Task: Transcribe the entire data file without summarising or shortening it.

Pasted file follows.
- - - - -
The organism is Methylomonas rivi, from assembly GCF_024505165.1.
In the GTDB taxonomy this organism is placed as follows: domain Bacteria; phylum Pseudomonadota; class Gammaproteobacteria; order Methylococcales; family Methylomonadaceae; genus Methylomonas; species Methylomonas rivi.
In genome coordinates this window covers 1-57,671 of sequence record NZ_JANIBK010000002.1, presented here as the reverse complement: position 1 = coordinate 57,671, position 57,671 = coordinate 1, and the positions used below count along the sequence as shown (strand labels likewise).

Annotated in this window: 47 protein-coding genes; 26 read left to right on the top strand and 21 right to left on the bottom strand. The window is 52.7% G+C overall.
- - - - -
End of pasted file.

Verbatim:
The organism is Methylomonas rivi, from assembly GCF_024505165.1.
In the GTDB taxonomy this organism is placed as follows: domain Bacteria; phylum Pseudomonadota; class Gammaproteobacteria; order Methylococcales; family Methylomonadaceae; genus Methylomonas; species Methylomonas rivi.
In genome coordinates this window covers 1-57,671 of sequence record NZ_JANIBK010000002.1, presented here as the reverse complement: position 1 = coordinate 57,671, position 57,671 = coordinate 1, and the positions used below count along the sequence as shown (strand labels likewise).

Annotated in this window: 47 protein-coding genes; 26 read left to right on the top strand and 21 right to left on the bottom strand. The window is 52.7% G+C overall.